An Erotics of Research

This is going to be short, more like a provocation than a serious post. This quote really stirred me.

What [philosopher Arthur Danto’s book] The Transfiguration [of the Commonplace] really attempts to do is to display a certain train of ideas, a certain set of discoveries and the questions opened up by them. It is a beautiful authorship because it makes you feel the longing of the author, and his resolution to remain in or savor that longing rather than, say, to try to satisfy it immediately.

–Crispin Sartwell, “Danto as Writer” in The Library of Living Philosophers Vol. XXXIII: The Philosophy of Arthur C. Danto, Open Court, 2013, p.713

What if this were a research norm of our community: to make “beautiful authorship because it makes you feel the longing of the author”?

Surely longing is a key epistemic feature of (at the very least) the design subcommunity within HCI, whether it’s for social justice, democratic participation, aesthetics, a methodology worthy of our ethical commitments, gender equality, a sustainable future, the pleasures of inquiry, or, as in my case, pretty shinies. That is, what we long for is not locked in our private personal world and somehow logically separated from our professional work. What I know of my colleagues personally is that their research is profoundly motivated by their ethical and aesthetic perspectives, and more fundamentally, what they long for.

Yet norms of academic writing encourage us to obfuscate this role. I can see that happening in two basic ways.

First is that, as Sartwell puts it,

The ability to inflict a certain kind of suffering–one I associate with a dull but chronic and debilitating headache centered just behind my eyes–has been taken as a mark of profundity, and the ability to experience that kind of suffering an index of one’s dedication to truth” (p. 710).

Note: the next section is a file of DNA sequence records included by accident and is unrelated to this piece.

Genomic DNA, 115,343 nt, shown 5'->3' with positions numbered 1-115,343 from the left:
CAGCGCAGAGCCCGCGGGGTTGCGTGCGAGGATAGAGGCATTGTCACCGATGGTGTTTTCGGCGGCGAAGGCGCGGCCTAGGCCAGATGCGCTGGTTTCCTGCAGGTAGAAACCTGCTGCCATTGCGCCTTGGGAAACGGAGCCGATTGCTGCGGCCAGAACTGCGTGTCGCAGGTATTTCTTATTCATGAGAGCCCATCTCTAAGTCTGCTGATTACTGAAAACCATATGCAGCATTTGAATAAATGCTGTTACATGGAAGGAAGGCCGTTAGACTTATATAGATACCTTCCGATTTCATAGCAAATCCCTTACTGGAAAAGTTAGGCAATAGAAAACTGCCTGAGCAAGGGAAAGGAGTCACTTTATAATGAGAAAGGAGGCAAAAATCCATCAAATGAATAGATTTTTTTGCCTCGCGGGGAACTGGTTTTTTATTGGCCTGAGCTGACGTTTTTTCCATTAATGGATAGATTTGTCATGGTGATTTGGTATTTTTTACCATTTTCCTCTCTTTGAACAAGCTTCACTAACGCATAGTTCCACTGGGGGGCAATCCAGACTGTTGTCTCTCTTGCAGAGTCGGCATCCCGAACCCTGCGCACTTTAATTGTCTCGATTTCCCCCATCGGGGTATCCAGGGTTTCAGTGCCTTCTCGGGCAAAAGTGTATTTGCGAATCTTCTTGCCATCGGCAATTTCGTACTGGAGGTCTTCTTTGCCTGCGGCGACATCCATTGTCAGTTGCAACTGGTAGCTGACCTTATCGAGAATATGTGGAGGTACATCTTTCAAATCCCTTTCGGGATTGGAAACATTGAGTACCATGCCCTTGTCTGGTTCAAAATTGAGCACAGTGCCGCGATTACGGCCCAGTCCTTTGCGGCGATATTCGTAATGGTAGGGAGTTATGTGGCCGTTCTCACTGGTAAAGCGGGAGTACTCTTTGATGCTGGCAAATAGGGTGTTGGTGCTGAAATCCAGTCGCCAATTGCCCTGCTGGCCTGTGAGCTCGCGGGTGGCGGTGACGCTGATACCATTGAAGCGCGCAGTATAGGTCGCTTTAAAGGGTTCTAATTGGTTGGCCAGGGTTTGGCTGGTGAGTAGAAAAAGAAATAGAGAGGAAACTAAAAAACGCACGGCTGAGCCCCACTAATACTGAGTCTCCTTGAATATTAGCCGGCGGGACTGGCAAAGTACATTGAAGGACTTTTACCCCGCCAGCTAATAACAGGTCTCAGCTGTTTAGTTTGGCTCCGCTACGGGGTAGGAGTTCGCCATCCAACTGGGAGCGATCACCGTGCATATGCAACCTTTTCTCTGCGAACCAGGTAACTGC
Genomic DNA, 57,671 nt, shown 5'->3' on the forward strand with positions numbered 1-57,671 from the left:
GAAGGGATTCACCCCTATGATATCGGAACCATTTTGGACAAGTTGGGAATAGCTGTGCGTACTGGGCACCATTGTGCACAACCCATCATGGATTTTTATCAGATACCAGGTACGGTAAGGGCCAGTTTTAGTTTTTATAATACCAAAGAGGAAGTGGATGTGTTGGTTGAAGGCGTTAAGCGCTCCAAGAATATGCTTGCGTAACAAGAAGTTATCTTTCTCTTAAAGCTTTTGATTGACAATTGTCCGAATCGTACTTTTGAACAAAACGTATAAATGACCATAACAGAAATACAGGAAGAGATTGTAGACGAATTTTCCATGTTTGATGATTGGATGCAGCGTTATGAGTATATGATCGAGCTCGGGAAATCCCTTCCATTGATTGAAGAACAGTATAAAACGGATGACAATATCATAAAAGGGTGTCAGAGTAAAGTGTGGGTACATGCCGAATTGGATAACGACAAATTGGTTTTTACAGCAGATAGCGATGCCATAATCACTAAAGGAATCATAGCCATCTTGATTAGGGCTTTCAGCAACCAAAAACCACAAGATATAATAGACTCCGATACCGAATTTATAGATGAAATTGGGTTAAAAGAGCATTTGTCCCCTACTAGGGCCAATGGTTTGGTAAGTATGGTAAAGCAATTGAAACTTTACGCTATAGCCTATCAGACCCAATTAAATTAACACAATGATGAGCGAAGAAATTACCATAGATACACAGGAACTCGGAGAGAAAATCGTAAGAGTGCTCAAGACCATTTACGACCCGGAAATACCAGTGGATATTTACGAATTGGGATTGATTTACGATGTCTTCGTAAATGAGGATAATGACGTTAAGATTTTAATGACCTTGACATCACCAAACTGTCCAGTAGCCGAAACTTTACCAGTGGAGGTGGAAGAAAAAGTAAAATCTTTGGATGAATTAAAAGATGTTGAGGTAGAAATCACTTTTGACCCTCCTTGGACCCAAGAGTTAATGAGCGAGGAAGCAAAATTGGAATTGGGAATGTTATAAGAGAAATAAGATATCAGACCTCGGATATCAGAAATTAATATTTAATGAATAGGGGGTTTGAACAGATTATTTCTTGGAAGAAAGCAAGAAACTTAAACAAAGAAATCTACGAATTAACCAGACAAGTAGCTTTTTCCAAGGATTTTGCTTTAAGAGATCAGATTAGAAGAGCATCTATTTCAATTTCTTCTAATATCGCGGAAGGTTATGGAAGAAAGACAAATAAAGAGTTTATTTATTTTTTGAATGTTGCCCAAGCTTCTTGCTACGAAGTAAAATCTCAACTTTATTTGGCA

Academic writing itself suffers from a kind of medieval asceticism (and I say that as a medievalist), that it must eschew embodied pleasures (indeed, even to induce bodily pains) in order to get anywhere near to the “spiritual world” of truth.

In contrast to the obscurantism, know-it-allism, and brutalism that Sartwell finds in much philosophical writing, he says of Danto’s,

I took great pleasure in the book at the time: it was almost an erotic experience reading the thing, if I may say so, especially in the context of graduate school in philosophy, and every day trying to deal with Wittgenstein or Dewey. It is an intellectually seductive book (p.712)

The idea that we might have anything like an “erotic” experience reading research seems ridiculous, even offensive. Except that notions of erotic experiences with literature and art are commonplace in the humanities, as in this famous quote from Susan Sontag:

Ours is a culture based on excess, on overproduction; the result is a steady loss of sharpness in our sensory experience…. What is important is to recover our senses. We must learn to see more, to hear more, to feel more…. Our task is to cut back on content so that we can see the thing at all…. The function of criticism should be to show how it is what it is, even that it is what it is, rather than to show what it means. In place of a hermeneutics, we need an erotics of art. (Sontag, “Against Interpretation”)